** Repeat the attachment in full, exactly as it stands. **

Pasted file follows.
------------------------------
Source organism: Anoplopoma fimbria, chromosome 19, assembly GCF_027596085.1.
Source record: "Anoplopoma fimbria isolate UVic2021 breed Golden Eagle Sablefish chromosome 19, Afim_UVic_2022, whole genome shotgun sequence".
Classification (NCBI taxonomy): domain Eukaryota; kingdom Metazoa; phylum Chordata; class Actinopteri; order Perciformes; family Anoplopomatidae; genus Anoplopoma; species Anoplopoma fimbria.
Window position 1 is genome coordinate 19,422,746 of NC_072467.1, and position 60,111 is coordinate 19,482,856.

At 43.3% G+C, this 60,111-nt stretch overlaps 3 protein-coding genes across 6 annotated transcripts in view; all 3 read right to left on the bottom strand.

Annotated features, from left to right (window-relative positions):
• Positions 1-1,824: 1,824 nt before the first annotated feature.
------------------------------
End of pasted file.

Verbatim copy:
Source organism: Anoplopoma fimbria, chromosome 19, assembly GCF_027596085.1.
Source record: "Anoplopoma fimbria isolate UVic2021 breed Golden Eagle Sablefish chromosome 19, Afim_UVic_2022, whole genome shotgun sequence".
Classification (NCBI taxonomy): domain Eukaryota; kingdom Metazoa; phylum Chordata; class Actinopteri; order Perciformes; family Anoplopomatidae; genus Anoplopoma; species Anoplopoma fimbria.
Window position 1 is genome coordinate 19,422,746 of NC_072467.1, and position 60,111 is coordinate 19,482,856.

At 43.3% G+C, this 60,111-nt stretch overlaps 3 protein-coding genes across 6 annotated transcripts in view; all 3 read right to left on the bottom strand.

Annotated features, from left to right (window-relative positions):
• Positions 1-1,824: 1,824 nt before the first annotated feature.